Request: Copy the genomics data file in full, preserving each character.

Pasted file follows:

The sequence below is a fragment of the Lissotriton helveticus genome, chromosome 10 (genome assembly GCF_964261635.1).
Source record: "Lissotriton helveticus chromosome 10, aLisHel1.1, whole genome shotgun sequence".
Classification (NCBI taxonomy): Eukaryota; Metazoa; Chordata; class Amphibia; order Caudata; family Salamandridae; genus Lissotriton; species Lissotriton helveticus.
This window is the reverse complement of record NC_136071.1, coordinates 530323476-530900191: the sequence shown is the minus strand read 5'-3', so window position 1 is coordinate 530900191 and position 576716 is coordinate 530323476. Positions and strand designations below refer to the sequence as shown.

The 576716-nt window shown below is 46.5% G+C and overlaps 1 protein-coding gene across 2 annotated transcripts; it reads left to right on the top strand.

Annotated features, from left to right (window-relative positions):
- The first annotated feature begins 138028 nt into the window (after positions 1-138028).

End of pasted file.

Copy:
The sequence below is a fragment of the Lissotriton helveticus genome, chromosome 10 (genome assembly GCF_964261635.1).
Source record: "Lissotriton helveticus chromosome 10, aLisHel1.1, whole genome shotgun sequence".
Classification (NCBI taxonomy): Eukaryota; Metazoa; Chordata; class Amphibia; order Caudata; family Salamandridae; genus Lissotriton; species Lissotriton helveticus.
This window is the reverse complement of record NC_136071.1, coordinates 530323476-530900191: the sequence shown is the minus strand read 5'-3', so window position 1 is coordinate 530900191 and position 576716 is coordinate 530323476. Positions and strand designations below refer to the sequence as shown.

The 576716-nt window shown below is 46.5% G+C and overlaps 1 protein-coding gene across 2 annotated transcripts; it reads left to right on the top strand.

Annotated features, from left to right (window-relative positions):
- The first annotated feature begins 138028 nt into the window (after positions 1-138028).